China is a great power with a vast economy. A recent Australian government report estimates that by 2030, the Chinese economy will be worth $42 trillion versus $24 trillion for the United States — in other words, in less than 15 years’ time China’s economy could be almost double the size of America’s.
For over a decade, China has been steadily building up plans to deploy six aircraft carriers of progressively greater capability.
However, sending an aircraft carrier to the ocean requires a Navy to operate an aircraft carrier groups combining anti-air, anti-surface, anti-ballistic missile and anti-submarine warfare capable destroyer, escort frigate, mission replenishment, and submarines to deter enemy coming close to the aircraft carrier. That’s a multi-billion dollar expensive business, Chinese $239 billion defense budget is not enough to maintain an armada of an aircraft carrier.
On November 28, 2019, Minnie Chan of the South China Morning Post reported that Beijing was scrapping plans for a fifth and sixth nuclear-powered carrier, once it finished construction of two new steam-powered vessels.
The reasons? “Technical challenges, reliable deck-based aircraft and high costs,” including issues particularly linked to the development of the latter two vessel’s electromagnetic launch systems—the EMALs system is operational in the U.S. Navy.
The EMALs are a complex piece of machine that solves many problems of an aircraft carrier and free up spaces below the deck of the aircraft carrier. Still, building EMALs is an expensive business if one can perfect the technology.
But rather than adopting the steam catapults used on most flat-deck aircraft carriers, Beijing was determined to steal a technological step by directly adopting next-generation electromagnetic launch systems, or EMALs—currently only featured on two new Gerald Ford-class carrier of the US Navy.
South China Morning Post reported that “China doesn’t possess the nuclear technology required, although it has developed many nuclear-powered submarines.” apparently carrier’s larger-scale needs to pose a more significant technical challenge.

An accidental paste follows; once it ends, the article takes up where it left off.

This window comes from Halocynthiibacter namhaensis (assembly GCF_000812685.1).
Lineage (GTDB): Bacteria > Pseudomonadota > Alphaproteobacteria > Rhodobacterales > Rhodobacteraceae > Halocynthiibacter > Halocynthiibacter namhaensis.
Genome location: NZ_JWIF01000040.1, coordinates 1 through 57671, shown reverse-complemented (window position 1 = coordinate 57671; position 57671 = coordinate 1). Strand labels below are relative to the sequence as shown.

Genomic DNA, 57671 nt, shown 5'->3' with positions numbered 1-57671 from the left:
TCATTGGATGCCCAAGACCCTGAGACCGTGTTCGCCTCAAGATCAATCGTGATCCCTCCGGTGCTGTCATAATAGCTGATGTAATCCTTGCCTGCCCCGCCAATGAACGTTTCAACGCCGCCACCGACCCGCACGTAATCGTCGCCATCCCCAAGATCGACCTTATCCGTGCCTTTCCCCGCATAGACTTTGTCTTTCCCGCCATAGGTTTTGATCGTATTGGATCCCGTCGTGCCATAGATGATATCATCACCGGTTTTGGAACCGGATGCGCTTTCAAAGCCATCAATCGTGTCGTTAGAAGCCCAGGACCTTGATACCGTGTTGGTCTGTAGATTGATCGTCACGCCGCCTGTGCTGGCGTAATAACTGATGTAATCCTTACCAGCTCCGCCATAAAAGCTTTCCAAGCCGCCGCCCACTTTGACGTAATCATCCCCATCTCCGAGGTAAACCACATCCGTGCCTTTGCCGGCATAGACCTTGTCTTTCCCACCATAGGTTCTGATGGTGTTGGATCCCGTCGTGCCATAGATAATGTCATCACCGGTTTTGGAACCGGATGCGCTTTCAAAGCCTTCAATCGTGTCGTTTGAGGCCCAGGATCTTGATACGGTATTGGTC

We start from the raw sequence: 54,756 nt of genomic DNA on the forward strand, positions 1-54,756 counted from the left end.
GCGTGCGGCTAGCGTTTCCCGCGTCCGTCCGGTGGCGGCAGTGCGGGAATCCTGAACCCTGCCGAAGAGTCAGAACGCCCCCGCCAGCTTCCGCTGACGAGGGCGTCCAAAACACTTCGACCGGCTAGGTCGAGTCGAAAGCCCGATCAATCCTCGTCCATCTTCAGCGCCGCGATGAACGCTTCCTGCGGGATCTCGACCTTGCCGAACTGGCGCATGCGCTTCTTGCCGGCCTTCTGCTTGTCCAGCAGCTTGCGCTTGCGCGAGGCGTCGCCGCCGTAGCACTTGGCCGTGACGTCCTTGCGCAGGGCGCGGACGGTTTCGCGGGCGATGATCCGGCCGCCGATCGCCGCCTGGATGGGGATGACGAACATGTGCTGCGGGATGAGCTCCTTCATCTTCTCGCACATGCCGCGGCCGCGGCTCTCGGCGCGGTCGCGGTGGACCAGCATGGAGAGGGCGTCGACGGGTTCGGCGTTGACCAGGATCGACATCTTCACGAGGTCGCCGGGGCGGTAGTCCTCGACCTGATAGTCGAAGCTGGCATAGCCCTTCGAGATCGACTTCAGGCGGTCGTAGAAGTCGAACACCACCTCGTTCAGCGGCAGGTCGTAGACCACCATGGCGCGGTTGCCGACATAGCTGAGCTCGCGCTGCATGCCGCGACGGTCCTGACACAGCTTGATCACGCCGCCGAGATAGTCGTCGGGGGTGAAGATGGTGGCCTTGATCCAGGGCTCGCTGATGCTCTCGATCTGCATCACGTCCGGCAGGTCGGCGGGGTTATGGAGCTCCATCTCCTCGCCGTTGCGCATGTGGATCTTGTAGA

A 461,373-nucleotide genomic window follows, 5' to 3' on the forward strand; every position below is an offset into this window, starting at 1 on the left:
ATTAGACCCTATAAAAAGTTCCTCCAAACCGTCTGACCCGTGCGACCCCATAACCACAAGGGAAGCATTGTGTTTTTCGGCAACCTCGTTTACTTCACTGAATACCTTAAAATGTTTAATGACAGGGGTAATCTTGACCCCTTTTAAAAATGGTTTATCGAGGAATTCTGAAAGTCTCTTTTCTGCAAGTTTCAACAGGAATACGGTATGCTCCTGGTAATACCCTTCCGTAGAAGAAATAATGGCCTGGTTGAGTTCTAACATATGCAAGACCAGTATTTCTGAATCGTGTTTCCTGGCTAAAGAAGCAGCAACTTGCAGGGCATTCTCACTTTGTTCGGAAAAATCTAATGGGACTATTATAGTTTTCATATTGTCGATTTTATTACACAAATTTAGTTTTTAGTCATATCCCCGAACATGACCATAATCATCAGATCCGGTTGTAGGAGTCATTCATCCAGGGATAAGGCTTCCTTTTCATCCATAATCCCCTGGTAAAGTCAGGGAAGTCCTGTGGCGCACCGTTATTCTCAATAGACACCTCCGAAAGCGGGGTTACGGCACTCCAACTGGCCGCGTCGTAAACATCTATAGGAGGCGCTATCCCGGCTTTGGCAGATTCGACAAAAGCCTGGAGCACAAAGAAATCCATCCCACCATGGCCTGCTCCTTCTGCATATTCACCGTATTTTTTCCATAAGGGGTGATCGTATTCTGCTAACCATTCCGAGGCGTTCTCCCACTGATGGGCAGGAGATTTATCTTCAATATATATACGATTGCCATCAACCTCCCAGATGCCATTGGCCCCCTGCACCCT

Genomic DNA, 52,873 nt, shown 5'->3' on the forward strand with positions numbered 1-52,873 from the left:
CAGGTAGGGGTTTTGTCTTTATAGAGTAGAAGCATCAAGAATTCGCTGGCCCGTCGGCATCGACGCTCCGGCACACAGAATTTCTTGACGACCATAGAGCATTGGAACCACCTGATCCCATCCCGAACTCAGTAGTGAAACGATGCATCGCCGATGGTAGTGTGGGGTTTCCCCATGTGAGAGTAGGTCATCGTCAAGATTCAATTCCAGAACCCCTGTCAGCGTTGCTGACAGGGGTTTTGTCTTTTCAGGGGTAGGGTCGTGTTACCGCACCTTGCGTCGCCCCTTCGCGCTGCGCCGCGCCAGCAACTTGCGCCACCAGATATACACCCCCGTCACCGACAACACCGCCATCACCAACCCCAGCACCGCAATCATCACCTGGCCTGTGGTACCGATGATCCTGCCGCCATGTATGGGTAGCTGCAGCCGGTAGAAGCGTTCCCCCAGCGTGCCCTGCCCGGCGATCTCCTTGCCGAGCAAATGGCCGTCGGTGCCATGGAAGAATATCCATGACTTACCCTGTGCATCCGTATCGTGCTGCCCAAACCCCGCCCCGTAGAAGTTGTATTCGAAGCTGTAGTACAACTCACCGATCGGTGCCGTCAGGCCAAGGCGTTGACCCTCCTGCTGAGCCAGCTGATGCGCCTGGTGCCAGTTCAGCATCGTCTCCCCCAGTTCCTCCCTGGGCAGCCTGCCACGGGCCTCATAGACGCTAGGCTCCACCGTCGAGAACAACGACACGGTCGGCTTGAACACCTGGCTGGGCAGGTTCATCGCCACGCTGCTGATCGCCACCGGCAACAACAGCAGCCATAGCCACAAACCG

Only the U.S. Navy, Royal Navy, Italian Navy and French Navy so far mastered the science of deck-based aircraft.
The new carrier will be the second of the Type-002 design which, as you might have guessed, following on from two Type-001s. The first carrier, Type-001 Liaoning, was commissioned in 2012. The third carrier, which is under construction in Shanghai, is a new Type-002 design. And the 4th carrier will also be a Type-002.
The Type-002s are expected to be a significant improvement over their predecessors. Although they may share a family resemblance, they are likely to operate aircraft in a significantly different way. The first two carriers use a ski-jump to launch their jets under their own power. This is simpler than a catapult but creates limitations on take-off loads. The Type-002s are expected to have an electromagnetic catapult, known as EMALs (electromagnetic aircraft launch system).
The Liaoning features a curved ‘ski-jump’ ramp that limits the fuel and weapons payload carried by her J-15 Flying Shark fighters. Chinese media described the J-15 as “flopping fish”.
The second carrier, launched in 2017—variously designated the Type 001A or Type 002—was China’s first entirely domestically built carrier and is essentially a modestly improved Type 001.
China’s third and fourth carriers are significantly larger and more capable, with flat, catapult-equipped flight decks that would allow the deployment of fully combat-loaded jet fighters.
The catapults used by China’s third and fourth-carriers are also experiencing teething issues, according to SCMP newspaper: “tests of the electromagnetic catapults used to launch the J-15, China’s only carrier-based fighter, had yet to meet the required standard.”
SCMP cites a military insider in describing China does not have a technology to build miniaturized nuclear reactor powerful enough to power an aircraft carrier, a naval variant J-31 aircraft is many years behind schedule, catapults and EMALs are not mature enough to put them into operational aircraft carrier are the factors behind the axing of China’s plans for nuclear-powered supercarriers.
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